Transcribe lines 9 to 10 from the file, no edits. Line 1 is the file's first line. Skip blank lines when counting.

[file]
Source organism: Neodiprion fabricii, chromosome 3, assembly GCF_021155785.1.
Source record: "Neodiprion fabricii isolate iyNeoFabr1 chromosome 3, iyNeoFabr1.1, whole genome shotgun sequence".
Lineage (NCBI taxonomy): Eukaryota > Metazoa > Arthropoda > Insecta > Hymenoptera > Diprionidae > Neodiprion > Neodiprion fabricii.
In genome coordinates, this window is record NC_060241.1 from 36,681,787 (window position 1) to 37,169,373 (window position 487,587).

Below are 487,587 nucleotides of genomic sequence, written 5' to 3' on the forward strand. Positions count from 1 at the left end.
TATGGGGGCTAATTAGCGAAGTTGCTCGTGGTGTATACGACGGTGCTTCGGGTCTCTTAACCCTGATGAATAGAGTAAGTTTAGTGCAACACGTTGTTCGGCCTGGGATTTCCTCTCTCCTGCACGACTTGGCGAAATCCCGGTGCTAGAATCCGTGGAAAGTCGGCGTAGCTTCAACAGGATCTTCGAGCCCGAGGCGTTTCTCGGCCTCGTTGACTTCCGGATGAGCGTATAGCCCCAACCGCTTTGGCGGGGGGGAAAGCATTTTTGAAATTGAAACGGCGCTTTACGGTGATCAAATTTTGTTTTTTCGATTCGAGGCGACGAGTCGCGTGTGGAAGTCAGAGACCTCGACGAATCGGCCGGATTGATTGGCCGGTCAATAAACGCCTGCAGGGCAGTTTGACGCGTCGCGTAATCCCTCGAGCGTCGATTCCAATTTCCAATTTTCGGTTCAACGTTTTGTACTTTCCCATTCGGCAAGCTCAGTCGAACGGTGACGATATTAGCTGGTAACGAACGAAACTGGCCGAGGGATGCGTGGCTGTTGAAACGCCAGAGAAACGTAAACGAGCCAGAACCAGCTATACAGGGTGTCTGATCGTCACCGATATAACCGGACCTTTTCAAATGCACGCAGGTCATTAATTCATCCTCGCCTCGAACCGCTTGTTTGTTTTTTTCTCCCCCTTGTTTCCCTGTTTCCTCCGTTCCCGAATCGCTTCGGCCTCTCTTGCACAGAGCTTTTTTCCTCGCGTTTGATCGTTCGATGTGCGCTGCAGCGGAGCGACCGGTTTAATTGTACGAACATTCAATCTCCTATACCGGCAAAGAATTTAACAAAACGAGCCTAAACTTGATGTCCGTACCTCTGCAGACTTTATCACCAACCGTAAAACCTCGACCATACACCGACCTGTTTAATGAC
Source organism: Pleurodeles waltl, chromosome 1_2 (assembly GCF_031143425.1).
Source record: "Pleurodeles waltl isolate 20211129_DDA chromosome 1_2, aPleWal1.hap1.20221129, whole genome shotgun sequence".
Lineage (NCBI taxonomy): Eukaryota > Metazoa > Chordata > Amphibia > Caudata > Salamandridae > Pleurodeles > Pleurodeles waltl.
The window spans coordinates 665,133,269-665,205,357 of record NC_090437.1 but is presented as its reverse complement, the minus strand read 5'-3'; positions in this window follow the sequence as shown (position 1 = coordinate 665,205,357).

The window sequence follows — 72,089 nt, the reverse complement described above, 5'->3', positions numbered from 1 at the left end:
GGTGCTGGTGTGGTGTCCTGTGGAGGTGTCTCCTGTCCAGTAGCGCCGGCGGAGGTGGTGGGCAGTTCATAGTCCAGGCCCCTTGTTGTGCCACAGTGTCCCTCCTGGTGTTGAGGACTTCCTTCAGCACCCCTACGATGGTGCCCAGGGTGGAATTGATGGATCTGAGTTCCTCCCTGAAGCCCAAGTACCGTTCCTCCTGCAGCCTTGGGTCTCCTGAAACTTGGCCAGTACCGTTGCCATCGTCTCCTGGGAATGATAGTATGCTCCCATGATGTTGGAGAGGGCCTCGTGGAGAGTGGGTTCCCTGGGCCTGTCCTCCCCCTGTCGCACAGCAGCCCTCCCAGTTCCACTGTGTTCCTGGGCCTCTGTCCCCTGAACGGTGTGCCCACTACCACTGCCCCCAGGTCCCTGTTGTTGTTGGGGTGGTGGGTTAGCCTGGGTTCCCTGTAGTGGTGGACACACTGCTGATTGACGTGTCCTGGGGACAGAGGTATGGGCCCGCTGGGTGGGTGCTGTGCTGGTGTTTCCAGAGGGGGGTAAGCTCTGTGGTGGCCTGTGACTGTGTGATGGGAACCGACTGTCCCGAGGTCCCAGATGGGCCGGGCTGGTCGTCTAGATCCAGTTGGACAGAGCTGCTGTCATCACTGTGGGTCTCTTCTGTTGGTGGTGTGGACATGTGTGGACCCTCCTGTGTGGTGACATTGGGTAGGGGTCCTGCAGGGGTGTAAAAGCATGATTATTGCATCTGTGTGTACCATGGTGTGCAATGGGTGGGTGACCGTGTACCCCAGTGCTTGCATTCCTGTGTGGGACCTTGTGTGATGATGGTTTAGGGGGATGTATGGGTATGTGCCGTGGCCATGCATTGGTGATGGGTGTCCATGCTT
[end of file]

Lineage (NCBI taxonomy): Eukaryota > Metazoa > Chordata > Amphibia > Caudata > Salamandridae > Pleurodeles > Pleurodeles waltl.
The window spans coordinates 665,133,269-665,205,357 of record NC_090437.1 but is presented as its reverse complement, the minus strand read 5'-3'; positions in this window follow the sequence as shown (position 1 = coordinate 665,205,357).